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Stamp Program Objectives

In order to address the global mercury problem, Aladdin has developed the Strategic Abatement of Mercury and Poverty (STAMP) program. This program is designed to induce artisanal and all mercury mining users to adopt Aladdin's highly efficient mining technologies. The fundamental strategy looks to illustrate the economic advantages of HGP to the miners. Although being able to provide a safe work environment , safety benefits alone are not sufficient to convince indigent miners to abandon mercury processing. Ultimately, the success of the program must rely on its ability to provide the miners with a greater level of income than what they are able to derive when using mercury. The broad objectives of the STAMP Program are as follows:
1. Employ as many artisanal miners as is possible while maintaining the economical integrity of the program.
2. Work to eliminate the use of mercury when extracting gold in the customary artisanal alluvial concentrates and hard rock deposit areas.
3. Increase artisanal miner wages above the national average and provide bonuses based on gold revenues.
4. Create new employment opportunities and provide training for higher paid jobs in the trades, management, administration, accounting, mining, geology, process engineering, and attendant disciplines.
5. Provide a humanitarian fund to benefit the miners and their families.
6. Convert sites to farming land or forestry after gold is depleted from the properties.
7. Attract artisanal miners to proven gold reserves set aside by large scale mining companies and / or the government.
8. Make a profit for all stakeholders

Aladdin's Pledge To Social Responsibility

Aladdin's Pledge To Social Responsibility

Aladdin Technologies Inc. is dedicated to bringing environmentally friendly processes to host countries so that mineral wealth can be extracted in a way that does not endanger local ecosystems or the health of native people. This interest - coupled with a commitment to mutual respect and a close involvement with all stakeholders - is behind the company's drive to help the government and citizens of countries achieve maximum benefit from their mineral resources. We also recognize that shareholder interests are best served when - based on our ethical treatment of indigenous people and sensitivity to environmental issues - countries actively seek out business relationships with the company.

Social responsibility is not simply an abstract concept, but rather, a realistic moral command and business strategy. Aladdin will do whatever is reasonable to help the communities of people around the world with which it interacts. Therefore, to disregard the tenants of mutual respect and fair trade would not only be morally corrupt, but it could also damage shareholder value in company mineral endeavors. Aladdin endeavors to be a leader in the way in which it brings obligations of social responsibility to its business enterprises.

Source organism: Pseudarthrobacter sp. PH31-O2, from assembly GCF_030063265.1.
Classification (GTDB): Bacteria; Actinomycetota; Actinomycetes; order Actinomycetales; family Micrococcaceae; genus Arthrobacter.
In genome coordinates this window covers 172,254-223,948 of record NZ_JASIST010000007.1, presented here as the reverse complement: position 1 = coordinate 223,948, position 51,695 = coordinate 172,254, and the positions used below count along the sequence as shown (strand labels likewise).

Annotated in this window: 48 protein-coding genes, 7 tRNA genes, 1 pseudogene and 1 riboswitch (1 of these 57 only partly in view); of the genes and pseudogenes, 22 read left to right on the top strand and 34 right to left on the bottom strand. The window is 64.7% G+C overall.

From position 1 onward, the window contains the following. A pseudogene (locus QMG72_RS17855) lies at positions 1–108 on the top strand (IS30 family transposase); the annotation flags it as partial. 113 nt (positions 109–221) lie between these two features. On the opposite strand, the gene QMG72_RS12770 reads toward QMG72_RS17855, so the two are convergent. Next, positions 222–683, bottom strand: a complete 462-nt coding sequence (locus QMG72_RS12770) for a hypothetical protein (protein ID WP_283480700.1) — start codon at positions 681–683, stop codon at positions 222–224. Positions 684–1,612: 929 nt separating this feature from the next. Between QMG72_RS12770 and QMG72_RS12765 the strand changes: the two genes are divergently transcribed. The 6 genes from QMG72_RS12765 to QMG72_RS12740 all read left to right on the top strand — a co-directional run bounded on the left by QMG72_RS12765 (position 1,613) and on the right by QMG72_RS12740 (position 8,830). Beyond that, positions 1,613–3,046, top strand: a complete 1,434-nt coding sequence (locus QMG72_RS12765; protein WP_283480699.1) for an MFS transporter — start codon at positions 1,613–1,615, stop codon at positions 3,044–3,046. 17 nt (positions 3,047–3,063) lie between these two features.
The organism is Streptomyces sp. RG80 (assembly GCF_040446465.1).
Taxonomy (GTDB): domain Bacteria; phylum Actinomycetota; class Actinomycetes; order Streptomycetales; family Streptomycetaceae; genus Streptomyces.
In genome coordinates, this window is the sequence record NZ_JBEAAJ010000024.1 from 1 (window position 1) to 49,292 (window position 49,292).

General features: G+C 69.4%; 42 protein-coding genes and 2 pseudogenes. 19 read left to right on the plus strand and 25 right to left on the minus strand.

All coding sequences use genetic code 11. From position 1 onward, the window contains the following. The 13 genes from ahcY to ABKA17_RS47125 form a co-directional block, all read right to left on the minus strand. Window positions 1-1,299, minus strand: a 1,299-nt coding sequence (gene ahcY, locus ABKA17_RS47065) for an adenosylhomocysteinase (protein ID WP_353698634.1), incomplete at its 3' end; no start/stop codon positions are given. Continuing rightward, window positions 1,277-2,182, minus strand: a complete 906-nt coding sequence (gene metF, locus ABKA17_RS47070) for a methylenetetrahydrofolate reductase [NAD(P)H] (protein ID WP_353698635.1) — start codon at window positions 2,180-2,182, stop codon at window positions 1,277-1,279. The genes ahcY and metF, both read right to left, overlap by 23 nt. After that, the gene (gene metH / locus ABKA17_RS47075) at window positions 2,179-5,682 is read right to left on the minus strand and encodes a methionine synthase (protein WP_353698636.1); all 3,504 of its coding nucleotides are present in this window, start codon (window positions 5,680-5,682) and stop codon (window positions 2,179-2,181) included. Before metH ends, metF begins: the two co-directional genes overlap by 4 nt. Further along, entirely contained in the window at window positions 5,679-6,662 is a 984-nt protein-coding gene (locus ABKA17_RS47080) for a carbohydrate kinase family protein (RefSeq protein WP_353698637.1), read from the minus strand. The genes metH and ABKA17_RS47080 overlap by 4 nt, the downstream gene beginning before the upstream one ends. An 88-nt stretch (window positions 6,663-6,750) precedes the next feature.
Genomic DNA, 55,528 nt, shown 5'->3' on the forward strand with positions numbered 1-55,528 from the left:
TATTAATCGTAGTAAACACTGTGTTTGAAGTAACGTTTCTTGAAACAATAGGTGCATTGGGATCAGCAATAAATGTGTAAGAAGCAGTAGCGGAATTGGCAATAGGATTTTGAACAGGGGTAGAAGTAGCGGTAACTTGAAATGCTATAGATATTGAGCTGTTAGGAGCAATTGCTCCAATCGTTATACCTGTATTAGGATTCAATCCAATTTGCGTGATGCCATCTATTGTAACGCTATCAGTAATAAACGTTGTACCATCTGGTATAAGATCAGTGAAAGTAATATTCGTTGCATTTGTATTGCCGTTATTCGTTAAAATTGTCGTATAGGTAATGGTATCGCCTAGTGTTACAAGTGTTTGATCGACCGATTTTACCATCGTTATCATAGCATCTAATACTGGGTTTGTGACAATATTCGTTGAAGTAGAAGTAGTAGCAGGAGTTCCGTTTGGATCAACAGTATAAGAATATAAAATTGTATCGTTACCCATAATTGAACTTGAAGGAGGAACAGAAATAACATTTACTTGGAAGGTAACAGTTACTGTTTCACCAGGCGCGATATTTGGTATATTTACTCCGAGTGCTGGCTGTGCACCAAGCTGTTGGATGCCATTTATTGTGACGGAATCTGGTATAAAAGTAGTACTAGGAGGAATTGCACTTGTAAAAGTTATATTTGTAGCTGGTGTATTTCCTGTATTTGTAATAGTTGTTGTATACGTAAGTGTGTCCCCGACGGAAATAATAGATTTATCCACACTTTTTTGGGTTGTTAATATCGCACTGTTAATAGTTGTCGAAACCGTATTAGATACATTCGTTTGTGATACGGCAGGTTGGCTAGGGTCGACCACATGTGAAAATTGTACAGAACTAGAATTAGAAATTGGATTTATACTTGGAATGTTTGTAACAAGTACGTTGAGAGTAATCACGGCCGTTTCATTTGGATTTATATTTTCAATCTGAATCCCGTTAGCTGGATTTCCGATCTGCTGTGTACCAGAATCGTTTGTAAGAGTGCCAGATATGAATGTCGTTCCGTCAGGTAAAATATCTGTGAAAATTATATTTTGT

Friday, April 8, 2016

Major tailings dam spill at Solomon Islands 'disaster' gold mine

Heavy rain last week pushed the already critically full Gold Ridge dam to overflow uncontrollably for the first time in more than 20 years.
Eight-thousand people live downstream from what was, until two years ago, the country’s largest mining operation.
The shutdown Gold Ridge mine was sold last year by an Australian company to local mine site landowners for $100.

'We are panicking'

Scientists and villagers fear an environmental disaster is looming.
“We are panicking, honestly we are panicking, we don't know what is happening. Woman, pikinini, everyone of us (is) upset,” downstream community leader John Keara told SBS World News.
“The government didn't do anything for us. They ignore it, they ignore us. Now we become victims already.”
Tens of millions of litres of water escaped from the dam, that contains arsenic and cyanide and heavy metals in its sediment.
“At the moment there’s really no way to stop the spill way. The spillway was put in to relieve pressure and reduce the risk (of a dam collapse),” said Dr Gavin Mudd, an environmental engineer from Monash University.
“That's the way it's supposed to work but the issue though is it's not the end scenario you want, untreated tailings water getting out into the environment.
“There is an arsenic issue in the water with processing ore, it comes from the gold ore. Other heavy metals include selenium, mercury is often a very important one, and range of other heavy metals like copper and zinc.

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